CTV engineer fights probe
The Christchurch engineer whose firm designed the deadly Canterbury Television building is trying to stop an investigation into his engineering activities by the Institution of Professional Engineers (Ipenz).
Alan Reay has filed papers in the High Court in Christchurch seeking a declaratory judgment that Ipenz lacks the jurisdiction to investigate him.
The court action was filed last week, and a date for a hearing has yet to be set.
The CTV building in Madras St collapsed in the February 22, 2011, earthquake, killing 115 people and injuring many others.
Ipenz is investigating complaints about Reay's engineering activities.
A 54-strong group of relatives of those killed filed a complaint last year with Ipenz, which is also investigating a complaint about Reay laid by the Ministry of Business, Innovation and Employment's chief engineer.
Ipenz is also looking into its own concerns, initiated by its chief executive, Andrew Cleland, about Reay's conduct regarding his registration as a chartered professional engineer in 2011.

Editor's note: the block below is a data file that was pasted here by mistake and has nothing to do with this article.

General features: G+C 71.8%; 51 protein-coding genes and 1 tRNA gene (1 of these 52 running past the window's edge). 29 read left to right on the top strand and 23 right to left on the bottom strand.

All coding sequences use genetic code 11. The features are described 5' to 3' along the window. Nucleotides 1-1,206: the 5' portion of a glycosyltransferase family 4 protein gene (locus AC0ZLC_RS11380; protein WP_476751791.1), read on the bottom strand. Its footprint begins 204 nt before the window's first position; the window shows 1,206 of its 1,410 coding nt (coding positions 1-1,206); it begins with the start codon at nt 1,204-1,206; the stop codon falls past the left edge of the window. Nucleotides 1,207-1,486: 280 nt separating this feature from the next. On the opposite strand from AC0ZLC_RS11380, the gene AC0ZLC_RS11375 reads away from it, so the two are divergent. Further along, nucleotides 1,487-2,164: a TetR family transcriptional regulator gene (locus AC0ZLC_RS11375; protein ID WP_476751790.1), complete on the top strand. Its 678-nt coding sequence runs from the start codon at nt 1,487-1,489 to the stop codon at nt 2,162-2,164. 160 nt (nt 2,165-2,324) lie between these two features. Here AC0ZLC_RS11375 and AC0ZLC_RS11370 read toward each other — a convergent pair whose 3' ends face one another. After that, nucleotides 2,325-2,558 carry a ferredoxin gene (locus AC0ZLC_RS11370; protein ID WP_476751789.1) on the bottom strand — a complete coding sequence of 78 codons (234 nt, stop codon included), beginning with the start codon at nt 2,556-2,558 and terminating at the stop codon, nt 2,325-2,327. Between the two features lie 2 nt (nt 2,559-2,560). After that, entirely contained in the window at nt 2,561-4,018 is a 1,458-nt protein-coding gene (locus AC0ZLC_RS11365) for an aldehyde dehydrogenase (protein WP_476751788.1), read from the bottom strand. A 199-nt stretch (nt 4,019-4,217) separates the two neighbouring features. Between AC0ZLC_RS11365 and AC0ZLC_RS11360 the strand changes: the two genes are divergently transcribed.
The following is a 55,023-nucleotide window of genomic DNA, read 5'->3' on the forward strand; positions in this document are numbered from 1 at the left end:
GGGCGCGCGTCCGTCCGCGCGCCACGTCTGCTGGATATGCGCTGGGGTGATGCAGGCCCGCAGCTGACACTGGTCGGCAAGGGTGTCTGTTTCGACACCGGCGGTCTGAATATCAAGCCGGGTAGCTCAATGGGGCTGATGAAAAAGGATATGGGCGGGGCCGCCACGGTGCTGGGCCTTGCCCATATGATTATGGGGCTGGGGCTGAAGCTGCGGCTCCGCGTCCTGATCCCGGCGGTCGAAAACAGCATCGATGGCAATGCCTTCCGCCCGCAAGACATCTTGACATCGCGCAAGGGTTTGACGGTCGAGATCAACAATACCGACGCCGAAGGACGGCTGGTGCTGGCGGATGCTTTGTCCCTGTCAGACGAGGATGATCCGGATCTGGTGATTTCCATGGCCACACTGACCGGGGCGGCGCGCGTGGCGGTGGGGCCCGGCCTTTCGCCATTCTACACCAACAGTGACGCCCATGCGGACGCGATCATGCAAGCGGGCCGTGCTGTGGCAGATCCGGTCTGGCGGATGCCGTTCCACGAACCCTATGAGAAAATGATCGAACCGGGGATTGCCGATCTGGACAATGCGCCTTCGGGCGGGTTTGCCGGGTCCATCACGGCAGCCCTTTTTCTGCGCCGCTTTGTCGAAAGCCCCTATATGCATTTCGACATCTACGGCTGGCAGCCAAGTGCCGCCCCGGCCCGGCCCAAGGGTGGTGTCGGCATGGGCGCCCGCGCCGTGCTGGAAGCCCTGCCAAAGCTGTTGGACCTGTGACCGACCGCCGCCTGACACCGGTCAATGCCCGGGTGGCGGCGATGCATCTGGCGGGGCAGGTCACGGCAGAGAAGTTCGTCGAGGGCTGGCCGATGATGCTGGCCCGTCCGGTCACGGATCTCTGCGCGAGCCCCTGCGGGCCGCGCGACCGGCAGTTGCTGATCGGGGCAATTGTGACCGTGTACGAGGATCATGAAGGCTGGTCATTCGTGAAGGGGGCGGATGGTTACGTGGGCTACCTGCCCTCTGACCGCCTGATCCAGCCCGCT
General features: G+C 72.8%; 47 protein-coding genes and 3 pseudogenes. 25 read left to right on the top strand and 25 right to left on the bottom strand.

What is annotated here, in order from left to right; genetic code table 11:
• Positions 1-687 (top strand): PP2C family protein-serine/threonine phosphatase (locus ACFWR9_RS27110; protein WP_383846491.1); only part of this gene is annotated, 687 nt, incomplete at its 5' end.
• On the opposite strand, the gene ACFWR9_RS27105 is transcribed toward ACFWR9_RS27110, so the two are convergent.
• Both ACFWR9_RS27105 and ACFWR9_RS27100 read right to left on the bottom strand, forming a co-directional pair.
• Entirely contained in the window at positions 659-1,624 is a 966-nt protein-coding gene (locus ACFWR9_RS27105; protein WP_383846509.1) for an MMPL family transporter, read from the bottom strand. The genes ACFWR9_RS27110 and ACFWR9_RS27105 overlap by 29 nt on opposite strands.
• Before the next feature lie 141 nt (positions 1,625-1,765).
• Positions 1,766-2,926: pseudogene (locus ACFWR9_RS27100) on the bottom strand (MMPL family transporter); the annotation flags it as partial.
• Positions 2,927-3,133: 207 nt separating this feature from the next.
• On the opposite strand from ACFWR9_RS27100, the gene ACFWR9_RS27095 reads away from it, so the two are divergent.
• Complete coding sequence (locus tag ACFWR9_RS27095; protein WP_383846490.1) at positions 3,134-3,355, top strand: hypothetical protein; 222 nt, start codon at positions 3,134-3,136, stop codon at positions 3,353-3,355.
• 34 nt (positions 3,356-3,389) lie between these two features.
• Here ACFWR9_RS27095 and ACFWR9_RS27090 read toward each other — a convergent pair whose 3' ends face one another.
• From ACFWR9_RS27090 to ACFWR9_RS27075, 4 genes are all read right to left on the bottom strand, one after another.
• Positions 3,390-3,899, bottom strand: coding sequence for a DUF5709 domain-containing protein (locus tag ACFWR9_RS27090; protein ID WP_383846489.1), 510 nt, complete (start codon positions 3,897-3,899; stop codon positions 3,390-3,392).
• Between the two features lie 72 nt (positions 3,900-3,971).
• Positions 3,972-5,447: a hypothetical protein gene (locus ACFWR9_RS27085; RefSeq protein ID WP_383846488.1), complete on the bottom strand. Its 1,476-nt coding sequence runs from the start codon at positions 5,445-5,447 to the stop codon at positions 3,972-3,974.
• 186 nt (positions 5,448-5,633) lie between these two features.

A report by the Royal Commission of Inquiry into the Canterbury Earthquakes said structural engineer David Harding, employed by Alan Reay Consultants, designed the CTV building in 1986 but was left largely unsupervised by principal Alan Reay despite Harding's limited experience designing multi-level buildings.
The commissioners found there were non-complying aspects of the design because Harding was working "beyond his competence" and Reay did not review the design.
"This led to a building design that was deficient in a number of important respects," the report said.
Tim Elms, of Hawarden, whose daughter, Teresa McLean, 40, died in the collapse, said he was disappointed at Reay's court bid.
Elms was part of the original group of six that complained to Ipenz about Reay and Harding last October.
The group of complainants had now grown to 54 people, with eight or nine countries represented, Elms said.
The complaint alleged incompetence, negligence and unethical behaviour.
Reay's lawyer, Willie Palmer, said it was not appropriate for his client to comment "at this time" because the matter was before the court.
Ipenz said Reay's court proceeding alleged it lacked "jurisdiction to investigate any aspects of the complaints that predated December 3, 2002, when Ipenz's rules were replaced".
Ipenz deputy chief executive Nicki Crauford said Reay had been a member of Ipenz since 1970.
As a professional body representing about 15,000 engineers nationwide, Ipenz could investigate complaints about a member's professional capacities, she said.